We face competition to attract consumers to our LeaseStar product websites and mobile applications, which could impair our ability to continue to grow the number of users who use our websites and mobile applications, which would harm our business, results of operations and financial condition.

 

35


Table of Contents

The success of our LeaseStar product family depends in part on our ability to continue to attract additional consumers to our websites and mobile applications. Our existing and potential competitors include companies that could devote greater technical and other resources than we have available, have a more accelerated time frame for deployment and leverage their existing user bases and proprietary technologies to provide products and services that consumers might view as superior to our offerings. Any of our future or existing competitors may introduce different solutions that attract consumers or provide solutions similar to our own but with better branding or marketing resources. If we are unable to continue to grow the number of consumers who use our website and mobile applications, our business, results of operations and financial condition would be harmed.

We are entering a business environment in which social media integration is playing a significantly increasing role. Social media is a new and rapidly changing industry wherein the rules and regulations related to use and disclosure of personal information is unclear and evolving.

The operation and marketing of multitenant real estate developments is likely to become more dependent upon the use of and integration with social media platforms as communities attempt to reach their current and target customers through applications like Facebook, Twitter, LinkedIn and other current and emerging social applications. The use of these applications necessarily involves the disclosure of personal information by individuals participating in social media, and the corresponding utilization of such personal information by our products and services via integration programs and data exchanges. The regulatory framework for social media privacy and security issues is currently in flux and is likely to remain so for the foreseeable future. Practices regarding the collection, use, storage, transmission and security of personal information by companies on social media platforms have recently come under increased public scrutiny as various government agencies and consumer groups have called for new regulation and changes in industry practices. We are also subject to each social media platform’s terms and conditions for application development and integration, which may be modified, restricted, or otherwise changed to the detriment of our operations.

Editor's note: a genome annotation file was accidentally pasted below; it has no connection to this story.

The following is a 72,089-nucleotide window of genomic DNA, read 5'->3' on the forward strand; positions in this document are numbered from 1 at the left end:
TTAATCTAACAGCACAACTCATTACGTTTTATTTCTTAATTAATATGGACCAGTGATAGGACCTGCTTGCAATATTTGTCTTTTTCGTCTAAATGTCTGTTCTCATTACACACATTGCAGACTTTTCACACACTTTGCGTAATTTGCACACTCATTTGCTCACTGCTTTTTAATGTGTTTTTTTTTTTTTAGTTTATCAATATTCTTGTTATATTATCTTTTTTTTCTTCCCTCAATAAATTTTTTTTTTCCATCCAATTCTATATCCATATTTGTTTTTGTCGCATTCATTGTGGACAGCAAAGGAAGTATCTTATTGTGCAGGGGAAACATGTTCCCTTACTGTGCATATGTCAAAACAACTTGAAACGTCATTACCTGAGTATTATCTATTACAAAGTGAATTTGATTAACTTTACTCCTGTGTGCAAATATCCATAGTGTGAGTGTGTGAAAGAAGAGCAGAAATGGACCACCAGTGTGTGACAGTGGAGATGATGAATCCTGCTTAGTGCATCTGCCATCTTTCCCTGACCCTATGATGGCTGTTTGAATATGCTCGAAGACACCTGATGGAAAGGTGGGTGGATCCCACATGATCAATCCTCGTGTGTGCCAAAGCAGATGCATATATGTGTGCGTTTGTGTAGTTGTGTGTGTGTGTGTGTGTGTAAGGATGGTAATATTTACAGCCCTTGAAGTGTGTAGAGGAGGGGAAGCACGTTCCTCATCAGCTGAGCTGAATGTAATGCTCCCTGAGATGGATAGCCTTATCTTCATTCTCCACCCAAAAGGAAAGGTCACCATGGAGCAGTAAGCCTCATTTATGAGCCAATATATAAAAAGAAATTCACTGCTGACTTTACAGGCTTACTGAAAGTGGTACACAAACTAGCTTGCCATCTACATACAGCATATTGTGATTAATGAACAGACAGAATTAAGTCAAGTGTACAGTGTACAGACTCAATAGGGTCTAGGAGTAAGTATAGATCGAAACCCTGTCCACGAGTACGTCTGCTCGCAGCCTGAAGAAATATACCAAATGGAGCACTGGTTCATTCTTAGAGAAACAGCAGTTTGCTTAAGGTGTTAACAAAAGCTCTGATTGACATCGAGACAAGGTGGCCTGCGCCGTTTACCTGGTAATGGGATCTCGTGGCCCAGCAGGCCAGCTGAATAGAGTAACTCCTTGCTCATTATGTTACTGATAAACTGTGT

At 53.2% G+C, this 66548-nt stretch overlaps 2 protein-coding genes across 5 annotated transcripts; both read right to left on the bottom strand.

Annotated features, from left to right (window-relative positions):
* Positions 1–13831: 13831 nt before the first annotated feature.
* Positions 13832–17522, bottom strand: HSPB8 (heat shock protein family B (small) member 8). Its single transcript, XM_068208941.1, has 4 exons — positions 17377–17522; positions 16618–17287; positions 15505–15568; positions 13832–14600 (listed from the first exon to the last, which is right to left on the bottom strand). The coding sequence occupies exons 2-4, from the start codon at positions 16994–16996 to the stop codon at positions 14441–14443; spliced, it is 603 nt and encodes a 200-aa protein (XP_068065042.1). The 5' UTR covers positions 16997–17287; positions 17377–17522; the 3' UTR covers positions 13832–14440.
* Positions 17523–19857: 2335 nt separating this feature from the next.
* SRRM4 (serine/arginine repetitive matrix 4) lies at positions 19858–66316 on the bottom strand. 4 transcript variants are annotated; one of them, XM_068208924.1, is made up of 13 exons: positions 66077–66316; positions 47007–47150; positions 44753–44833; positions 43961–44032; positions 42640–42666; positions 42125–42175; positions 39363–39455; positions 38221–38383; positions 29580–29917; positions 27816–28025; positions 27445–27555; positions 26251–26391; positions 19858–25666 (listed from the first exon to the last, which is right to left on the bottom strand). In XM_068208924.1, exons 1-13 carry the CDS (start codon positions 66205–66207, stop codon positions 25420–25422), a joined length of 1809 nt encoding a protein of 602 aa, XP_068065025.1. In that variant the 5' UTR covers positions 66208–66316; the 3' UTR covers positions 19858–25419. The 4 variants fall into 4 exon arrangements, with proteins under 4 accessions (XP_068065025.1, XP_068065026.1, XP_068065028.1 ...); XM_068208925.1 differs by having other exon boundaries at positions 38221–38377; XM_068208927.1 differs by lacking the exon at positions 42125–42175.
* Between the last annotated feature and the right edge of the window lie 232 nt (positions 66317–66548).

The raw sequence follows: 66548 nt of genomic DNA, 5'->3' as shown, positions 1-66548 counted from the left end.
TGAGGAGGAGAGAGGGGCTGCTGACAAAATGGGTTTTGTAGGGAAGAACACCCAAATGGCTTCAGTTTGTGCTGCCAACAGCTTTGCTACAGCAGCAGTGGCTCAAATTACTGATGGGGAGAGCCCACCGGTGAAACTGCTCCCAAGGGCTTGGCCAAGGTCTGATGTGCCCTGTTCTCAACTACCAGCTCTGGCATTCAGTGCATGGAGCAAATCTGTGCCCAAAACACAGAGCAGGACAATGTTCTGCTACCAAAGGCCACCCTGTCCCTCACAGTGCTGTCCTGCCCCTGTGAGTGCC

These factors, many of which are beyond our control, present a high degree of uncertainty for the future of social media integration. As such, there is no assurance that the our participation will be risk free, as contractual, statutory or other legal restrictions may be created that limit or otherwise impede our participation in or leverage of social media integration.

We may be unable to compete successfully against our existing or future competitors in attracting advertisers, which could harm our business, results of operations and financial condition.